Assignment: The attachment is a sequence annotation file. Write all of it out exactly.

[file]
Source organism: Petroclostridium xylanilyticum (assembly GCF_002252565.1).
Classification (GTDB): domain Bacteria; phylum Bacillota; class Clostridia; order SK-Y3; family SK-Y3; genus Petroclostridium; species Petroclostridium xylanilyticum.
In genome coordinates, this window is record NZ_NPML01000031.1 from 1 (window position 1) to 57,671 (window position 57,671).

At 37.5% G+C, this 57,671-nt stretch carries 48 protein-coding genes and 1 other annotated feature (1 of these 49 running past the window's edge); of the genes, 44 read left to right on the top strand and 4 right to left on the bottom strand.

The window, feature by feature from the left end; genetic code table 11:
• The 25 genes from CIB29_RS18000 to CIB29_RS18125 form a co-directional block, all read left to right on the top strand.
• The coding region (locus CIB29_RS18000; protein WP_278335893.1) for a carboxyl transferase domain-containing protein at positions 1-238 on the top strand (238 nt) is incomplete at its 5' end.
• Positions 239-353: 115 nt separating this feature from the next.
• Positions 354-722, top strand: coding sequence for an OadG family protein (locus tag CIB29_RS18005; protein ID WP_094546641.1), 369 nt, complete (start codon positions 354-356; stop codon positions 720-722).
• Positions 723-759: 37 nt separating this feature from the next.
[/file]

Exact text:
Source organism: Petroclostridium xylanilyticum (assembly GCF_002252565.1).
Classification (GTDB): domain Bacteria; phylum Bacillota; class Clostridia; order SK-Y3; family SK-Y3; genus Petroclostridium; species Petroclostridium xylanilyticum.
In genome coordinates, this window is record NZ_NPML01000031.1 from 1 (window position 1) to 57,671 (window position 57,671).

At 37.5% G+C, this 57,671-nt stretch carries 48 protein-coding genes and 1 other annotated feature (1 of these 49 running past the window's edge); of the genes, 44 read left to right on the top strand and 4 right to left on the bottom strand.

The window, feature by feature from the left end; genetic code table 11:
• The 25 genes from CIB29_RS18000 to CIB29_RS18125 form a co-directional block, all read left to right on the top strand.
• The coding region (locus CIB29_RS18000; protein WP_278335893.1) for a carboxyl transferase domain-containing protein at positions 1-238 on the top strand (238 nt) is incomplete at its 5' end.
• Positions 239-353: 115 nt separating this feature from the next.
• Positions 354-722, top strand: coding sequence for an OadG family protein (locus tag CIB29_RS18005; protein ID WP_094546641.1), 369 nt, complete (start codon positions 354-356; stop codon positions 720-722).
• Positions 723-759: 37 nt separating this feature from the next.